Win a copy of TDD for a Shopping Website LiveProject this week in the Testing forum!
  • Post Reply Bookmark Topic Watch Topic
  • New Topic
programming forums Java Mobile Certification Databases Caching Books Engineering Micro Controllers OS Languages Paradigms IDEs Build Tools Frameworks Application Servers Open Source This Site Careers Other Pie Elite all forums
this forum made possible by our volunteer staff, including ...
Marshals:
  • Campbell Ritchie
  • Paul Clapham
  • Ron McLeod
  • Jeanne Boyarsky
  • Tim Cooke
Sheriffs:
  • Liutauras Vilda
  • paul wheaton
  • Henry Wong
Saloon Keepers:
  • Tim Moores
  • Tim Holloway
  • Stephan van Hulst
  • Carey Brown
  • Frits Walraven
Bartenders:
  • Piet Souris
  • Himai Minh

Inheritance, and the mis-use of the 'static' keyword

 
Ranch Hand
Posts: 126
  • Mark post as helpful
  • send pies
    Number of slices to send:
    Optional 'thank-you' note:
  • Quote
  • Report post to moderator
Folks, i've typed in a program used to illustrate some concepts used in inheritance, from a book. The thing is, there are 2 errors , and I think they are related to the fact that i'm referring to two non-static variables, within a static method:-

public static void main (String args[])
{
BoxWeight mybox1 = new BoxWeight (10,20,15,34.3);
BoxWeight mybox2 = new BoxWeight (2,3,4,0.076);


The full code listing is shown below. What grates me is that this code has been printed in text book, and therefore has errors in it (I think!).
Any help in solving this problem would be greatly appreciated. Cheers in advance.
code
 
Bartender
Posts: 9626
16
Mac OS X Linux Windows
  • Mark post as helpful
  • send pies
    Number of slices to send:
    Optional 'thank-you' note:
  • Quote
  • Report post to moderator
If you have the code in one file, say Box.java, then BoxWeight is an inner class of Box and can't exist outside of it, hence your static variable problem. If you take that code and put it into BoxWeight.java, it makes BoxWeight a top-level class that can be instantiated independently of Box and Box.java will compile and run.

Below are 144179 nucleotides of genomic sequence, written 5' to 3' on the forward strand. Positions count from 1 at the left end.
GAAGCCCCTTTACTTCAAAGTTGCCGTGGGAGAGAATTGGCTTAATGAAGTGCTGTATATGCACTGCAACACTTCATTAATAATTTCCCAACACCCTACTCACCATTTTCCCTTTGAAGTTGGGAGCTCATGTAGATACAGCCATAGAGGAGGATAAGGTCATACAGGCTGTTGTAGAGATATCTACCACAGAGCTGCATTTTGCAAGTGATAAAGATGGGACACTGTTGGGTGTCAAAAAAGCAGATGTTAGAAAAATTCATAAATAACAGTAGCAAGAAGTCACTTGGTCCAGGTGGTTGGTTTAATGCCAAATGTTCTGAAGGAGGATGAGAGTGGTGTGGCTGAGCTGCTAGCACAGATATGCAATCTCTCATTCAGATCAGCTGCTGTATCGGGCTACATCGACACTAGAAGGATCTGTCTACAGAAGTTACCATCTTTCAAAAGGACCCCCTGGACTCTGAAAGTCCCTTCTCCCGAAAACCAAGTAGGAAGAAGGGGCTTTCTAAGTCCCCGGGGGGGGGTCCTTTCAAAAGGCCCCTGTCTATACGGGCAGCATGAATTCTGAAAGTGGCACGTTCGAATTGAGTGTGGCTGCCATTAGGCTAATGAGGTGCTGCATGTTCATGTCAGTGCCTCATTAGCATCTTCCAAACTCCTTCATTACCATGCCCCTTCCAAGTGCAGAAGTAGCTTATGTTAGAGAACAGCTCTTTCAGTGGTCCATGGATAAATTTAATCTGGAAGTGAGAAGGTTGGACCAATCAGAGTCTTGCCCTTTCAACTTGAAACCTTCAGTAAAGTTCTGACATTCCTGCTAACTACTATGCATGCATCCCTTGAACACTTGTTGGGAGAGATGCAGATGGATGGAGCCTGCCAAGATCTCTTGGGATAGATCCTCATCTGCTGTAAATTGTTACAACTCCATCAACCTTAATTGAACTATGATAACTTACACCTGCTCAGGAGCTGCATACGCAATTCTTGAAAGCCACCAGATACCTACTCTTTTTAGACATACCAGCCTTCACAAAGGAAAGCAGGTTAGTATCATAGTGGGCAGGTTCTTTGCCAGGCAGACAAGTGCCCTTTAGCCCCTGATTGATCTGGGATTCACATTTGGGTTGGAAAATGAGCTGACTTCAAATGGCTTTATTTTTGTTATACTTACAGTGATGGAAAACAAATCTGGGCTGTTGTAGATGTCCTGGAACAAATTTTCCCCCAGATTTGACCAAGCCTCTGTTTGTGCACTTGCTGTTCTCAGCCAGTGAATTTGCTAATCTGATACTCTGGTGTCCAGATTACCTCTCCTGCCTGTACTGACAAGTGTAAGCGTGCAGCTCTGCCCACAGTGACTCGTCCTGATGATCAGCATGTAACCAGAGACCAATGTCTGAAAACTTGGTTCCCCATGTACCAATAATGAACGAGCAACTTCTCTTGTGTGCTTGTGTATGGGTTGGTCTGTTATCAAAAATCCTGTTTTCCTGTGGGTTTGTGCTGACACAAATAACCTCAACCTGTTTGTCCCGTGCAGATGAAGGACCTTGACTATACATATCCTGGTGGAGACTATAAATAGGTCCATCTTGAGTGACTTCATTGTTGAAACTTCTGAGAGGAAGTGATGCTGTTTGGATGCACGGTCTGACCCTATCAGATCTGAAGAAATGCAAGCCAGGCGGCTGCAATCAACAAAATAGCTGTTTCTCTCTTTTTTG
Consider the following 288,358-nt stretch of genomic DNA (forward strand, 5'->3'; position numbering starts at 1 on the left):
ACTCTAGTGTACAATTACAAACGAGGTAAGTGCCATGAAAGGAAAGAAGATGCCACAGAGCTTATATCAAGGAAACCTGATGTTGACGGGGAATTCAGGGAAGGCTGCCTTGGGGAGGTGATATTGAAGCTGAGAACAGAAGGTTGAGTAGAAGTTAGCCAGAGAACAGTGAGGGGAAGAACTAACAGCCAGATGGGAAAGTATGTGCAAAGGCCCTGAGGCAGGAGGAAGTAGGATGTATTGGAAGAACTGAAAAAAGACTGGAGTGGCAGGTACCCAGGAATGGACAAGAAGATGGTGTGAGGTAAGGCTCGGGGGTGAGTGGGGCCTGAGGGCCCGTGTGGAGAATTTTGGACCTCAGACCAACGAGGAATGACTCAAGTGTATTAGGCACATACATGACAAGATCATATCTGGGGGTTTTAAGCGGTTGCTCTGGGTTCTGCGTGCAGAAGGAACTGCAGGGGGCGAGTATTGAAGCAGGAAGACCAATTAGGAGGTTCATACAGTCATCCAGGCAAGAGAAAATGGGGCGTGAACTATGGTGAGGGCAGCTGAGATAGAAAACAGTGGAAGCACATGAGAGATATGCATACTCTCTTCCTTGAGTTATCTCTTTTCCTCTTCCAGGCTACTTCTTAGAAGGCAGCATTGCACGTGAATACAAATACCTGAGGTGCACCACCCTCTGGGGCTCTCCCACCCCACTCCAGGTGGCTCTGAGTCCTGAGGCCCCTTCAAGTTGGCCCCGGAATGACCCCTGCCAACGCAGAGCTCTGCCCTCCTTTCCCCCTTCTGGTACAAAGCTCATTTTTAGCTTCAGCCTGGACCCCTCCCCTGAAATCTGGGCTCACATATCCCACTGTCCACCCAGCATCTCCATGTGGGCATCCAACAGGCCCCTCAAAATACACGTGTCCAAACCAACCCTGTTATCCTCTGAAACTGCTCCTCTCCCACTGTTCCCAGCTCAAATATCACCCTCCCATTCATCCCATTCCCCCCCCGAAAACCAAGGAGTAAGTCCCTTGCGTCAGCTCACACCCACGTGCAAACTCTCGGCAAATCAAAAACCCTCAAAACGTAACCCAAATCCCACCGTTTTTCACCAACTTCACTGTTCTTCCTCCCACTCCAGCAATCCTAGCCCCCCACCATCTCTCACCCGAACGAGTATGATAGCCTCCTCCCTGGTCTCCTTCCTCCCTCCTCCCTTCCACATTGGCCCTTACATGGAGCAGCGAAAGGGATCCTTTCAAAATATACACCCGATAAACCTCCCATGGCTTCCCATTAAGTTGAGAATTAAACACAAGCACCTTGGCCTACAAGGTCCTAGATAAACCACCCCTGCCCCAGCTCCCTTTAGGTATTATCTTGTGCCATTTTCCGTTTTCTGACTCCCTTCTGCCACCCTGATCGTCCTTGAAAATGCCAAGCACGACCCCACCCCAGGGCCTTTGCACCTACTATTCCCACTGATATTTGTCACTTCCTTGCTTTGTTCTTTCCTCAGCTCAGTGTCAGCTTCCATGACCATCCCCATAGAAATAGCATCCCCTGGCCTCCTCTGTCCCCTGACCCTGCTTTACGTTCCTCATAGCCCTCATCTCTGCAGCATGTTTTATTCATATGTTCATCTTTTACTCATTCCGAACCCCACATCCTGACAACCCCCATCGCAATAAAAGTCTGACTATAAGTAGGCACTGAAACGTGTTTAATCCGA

author and iconoclast
Posts: 24204
44
Mac OS X Eclipse IDE Chrome
  • Mark post as helpful
  • send pies
    Number of slices to send:
    Optional 'thank-you' note:
  • Quote
  • Report post to moderator
The only problem with this code (and it's possible that it's not a problem in the original -- you may have made slight transcription errors on typing it in) is that the class BoxWeight, which extends the class Box, is a nested class inside Box itself. This isn't illegal, but it's unusual, and the compiler needs a little clarification before it will compile correctly -- you're probably also seeing multiple error messages about "Ambiguous reference".
The errors about "static regions" mean that the BoxWeight objects need an enclosing outer instance. If you have no idea what that means, that's fine -- just follow the advice below to clear this up.
The example doesn't seem to have anything to do with nested classes, so the code will be easier for you to work with and understand if you hoist BoxWeight up to the top level: i.e. take all the lines

and move them to the very end of the file. The code will then compile without a hitch.
 
Steve Jensen
Ranch Hand
Posts: 126
  • Mark post as helpful
  • send pies
    Number of slices to send:
    Optional 'thank-you' note:
  • Quote
  • Report post to moderator
Yep, I've moved class BoxWeight to the top level - works a treat.
Cheers Folks!
 
permaculture is a more symbiotic relationship with nature so I can be even lazier. Read tiny ad:
free, earth-friendly heat - a kickstarter for putting coin in your pocket while saving the earth
https://coderanch.com/t/751654/free-earth-friendly-heat-kickstarter
reply
    Bookmark Topic Watch Topic
  • New Topic